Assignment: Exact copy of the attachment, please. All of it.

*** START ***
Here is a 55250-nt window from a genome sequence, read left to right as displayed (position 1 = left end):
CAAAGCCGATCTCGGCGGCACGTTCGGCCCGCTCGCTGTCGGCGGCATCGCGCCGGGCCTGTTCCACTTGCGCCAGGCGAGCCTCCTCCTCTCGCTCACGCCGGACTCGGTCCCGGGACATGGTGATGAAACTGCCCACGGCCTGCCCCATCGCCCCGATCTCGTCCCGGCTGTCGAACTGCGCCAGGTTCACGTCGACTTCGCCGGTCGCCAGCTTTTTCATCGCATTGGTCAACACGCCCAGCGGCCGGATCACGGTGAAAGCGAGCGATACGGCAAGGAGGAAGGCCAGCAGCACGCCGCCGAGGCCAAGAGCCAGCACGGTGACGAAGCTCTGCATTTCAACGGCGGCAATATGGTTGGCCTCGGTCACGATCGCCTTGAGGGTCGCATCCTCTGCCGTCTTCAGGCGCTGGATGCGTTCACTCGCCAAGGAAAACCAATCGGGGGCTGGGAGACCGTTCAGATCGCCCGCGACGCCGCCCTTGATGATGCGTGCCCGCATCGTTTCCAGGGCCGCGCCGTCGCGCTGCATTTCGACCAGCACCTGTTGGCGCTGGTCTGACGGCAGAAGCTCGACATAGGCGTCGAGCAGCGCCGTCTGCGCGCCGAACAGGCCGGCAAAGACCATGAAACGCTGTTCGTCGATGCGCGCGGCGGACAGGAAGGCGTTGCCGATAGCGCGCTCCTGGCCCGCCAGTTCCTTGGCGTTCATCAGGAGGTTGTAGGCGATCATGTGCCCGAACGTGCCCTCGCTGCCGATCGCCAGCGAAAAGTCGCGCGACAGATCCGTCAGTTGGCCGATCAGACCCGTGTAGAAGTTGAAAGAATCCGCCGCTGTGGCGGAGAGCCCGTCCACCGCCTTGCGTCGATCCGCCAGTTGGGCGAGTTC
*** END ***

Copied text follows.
Here is a 55250-nt window from a genome sequence, read left to right as displayed (position 1 = left end):
CAAAGCCGATCTCGGCGGCACGTTCGGCCCGCTCGCTGTCGGCGGCATCGCGCCGGGCCTGTTCCACTTGCGCCAGGCGAGCCTCCTCCTCTCGCTCACGCCGGACTCGGTCCCGGGACATGGTGATGAAACTGCCCACGGCCTGCCCCATCGCCCCGATCTCGTCCCGGCTGTCGAACTGCGCCAGGTTCACGTCGACTTCGCCGGTCGCCAGCTTTTTCATCGCATTGGTCAACACGCCCAGCGGCCGGATCACGGTGAAAGCGAGCGATACGGCAAGGAGGAAGGCCAGCAGCACGCCGCCGAGGCCAAGAGCCAGCACGGTGACGAAGCTCTGCATTTCAACGGCGGCAATATGGTTGGCCTCGGTCACGATCGCCTTGAGGGTCGCATCCTCTGCCGTCTTCAGGCGCTGGATGCGTTCACTCGCCAAGGAAAACCAATCGGGGGCTGGGAGACCGTTCAGATCGCCCGCGACGCCGCCCTTGATGATGCGTGCCCGCATCGTTTCCAGGGCCGCGCCGTCGCGCTGCATTTCGACCAGCACCTGTTGGCGCTGGTCTGACGGCAGAAGCTCGACATAGGCGTCGAGCAGCGCCGTCTGCGCGCCGAACAGGCCGGCAAAGACCATGAAACGCTGTTCGTCGATGCGCGCGGCGGACAGGAAGGCGTTGCCGATAGCGCGCTCCTGGCCCGCCAGTTCCTTGGCGTTCATCAGGAGGTTGTAGGCGATCATGTGCCCGAACGTGCCCTCGCTGCCGATCGCCAGCGAAAAGTCGCGCGACAGATCCGTCAGTTGGCCGATCAGACCCGTGTAGAAGTTGAAAGAATCCGCCGCTGTGGCGGAGAGCCCGTCCACCGCCTTGCGTCGATCCGCCAGTTGGGCGAGTTC